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“There's probably no part of the national debate on obesity that raises more concern than the health of America's children,” Michael Sansolo, senior vice president of the Food Marketing Institute (FMI), writes in the new edition of Facts, Figures and the Future

“FMI's new ‘Shopping for Health’ report, done in conjunction with the publisher of Prevention Magazine, lays out these concerns and the opportunities for retailers very clearly.

“All discussion of weight loss begins with the need to balance calorie intake versus calories burned. On this very point, the concern is clearly demonstrated. Nearly 45% of parents feel they have a problem getting their children to eat a healthy diet, and 28% say they don't think their children are getting enough exercise.

“Some may be surprised by the exact opposite - that 72% feel their children are getting enough exercise. However, it's clear that this is one case where parents are literally walking the walk. Some 75% of shoppers say they or their spouses exercise with their children. And the percentage exercising with their children rises above 80% for Hispanic parents and parents under the age of 41.

“Parents try to influence how their kids are eating by focusing on nutritious products: 67% say they almost always buy nutrition items and another 27% do so regularly. Clearly a major focus on these purchases is on produce as nearly two-thirds of parents say their children are getting five servings of fruits and vegetables every day.”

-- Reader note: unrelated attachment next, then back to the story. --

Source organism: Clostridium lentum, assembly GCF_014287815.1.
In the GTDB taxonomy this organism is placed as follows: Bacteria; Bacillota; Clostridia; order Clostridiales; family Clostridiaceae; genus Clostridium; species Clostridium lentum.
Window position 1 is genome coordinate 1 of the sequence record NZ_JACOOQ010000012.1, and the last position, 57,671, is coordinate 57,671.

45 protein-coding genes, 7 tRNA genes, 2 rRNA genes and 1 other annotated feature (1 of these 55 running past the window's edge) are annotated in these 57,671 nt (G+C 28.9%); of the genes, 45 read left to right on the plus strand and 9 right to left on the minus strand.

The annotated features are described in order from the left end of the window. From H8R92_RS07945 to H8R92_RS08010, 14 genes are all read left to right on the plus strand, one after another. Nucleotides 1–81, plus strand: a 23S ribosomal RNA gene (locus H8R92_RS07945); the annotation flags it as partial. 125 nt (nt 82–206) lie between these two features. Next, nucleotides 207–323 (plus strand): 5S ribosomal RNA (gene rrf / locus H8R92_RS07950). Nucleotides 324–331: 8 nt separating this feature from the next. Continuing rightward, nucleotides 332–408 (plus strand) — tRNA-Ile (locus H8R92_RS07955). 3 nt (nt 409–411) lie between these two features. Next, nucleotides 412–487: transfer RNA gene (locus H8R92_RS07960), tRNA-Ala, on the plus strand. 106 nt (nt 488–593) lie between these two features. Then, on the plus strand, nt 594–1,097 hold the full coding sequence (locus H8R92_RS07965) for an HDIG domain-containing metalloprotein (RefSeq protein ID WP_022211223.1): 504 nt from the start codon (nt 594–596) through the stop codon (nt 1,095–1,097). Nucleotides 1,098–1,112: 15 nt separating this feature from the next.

All this adds up to a great marketing opportunity for supermarkets, Sansolo writes, offering some basic suggestions:

1. Use shelf signs or color codes to draw shoppers to nutritious products for children.
2. Build off-shelf displays to highlight products that appeal to parents' needs for nutritional foods that are also easy to prepare.
3. Develop promotions that show the ease of preparing school lunches at home to build on the wide satisfaction shoppers have with those specific meals.

In other F3 stories this month:

• Phil Lempert looks at the food allergy issue, noting that “supermarket retailers and CPG companies have not only a responsibility to make sure that any prepared foods or baked goods are clearly labeled so that those with allergies can avoid specific trigger ingredients, but also have a responsibility to stock and showcase products that are specifically designed for those with food allergies.”

F3 looks at the vast variety changes that are taking place in the potato chip category.

• The second anniversary of the discovery of mad cow disease in the US is marked, with the note that consumers are buying more organic beef than ever.

• A look at how consumers think the supermarket will…and should…change in the coming year.

• And much more.

To get your copy, go to:

F3 is a joint production of the Food Marketing Institute (FMI), ACNielsen, and Phil Lempert.

(Full disclosure: MNB Content Guy Kevin Coupe is a contributor to F3.)
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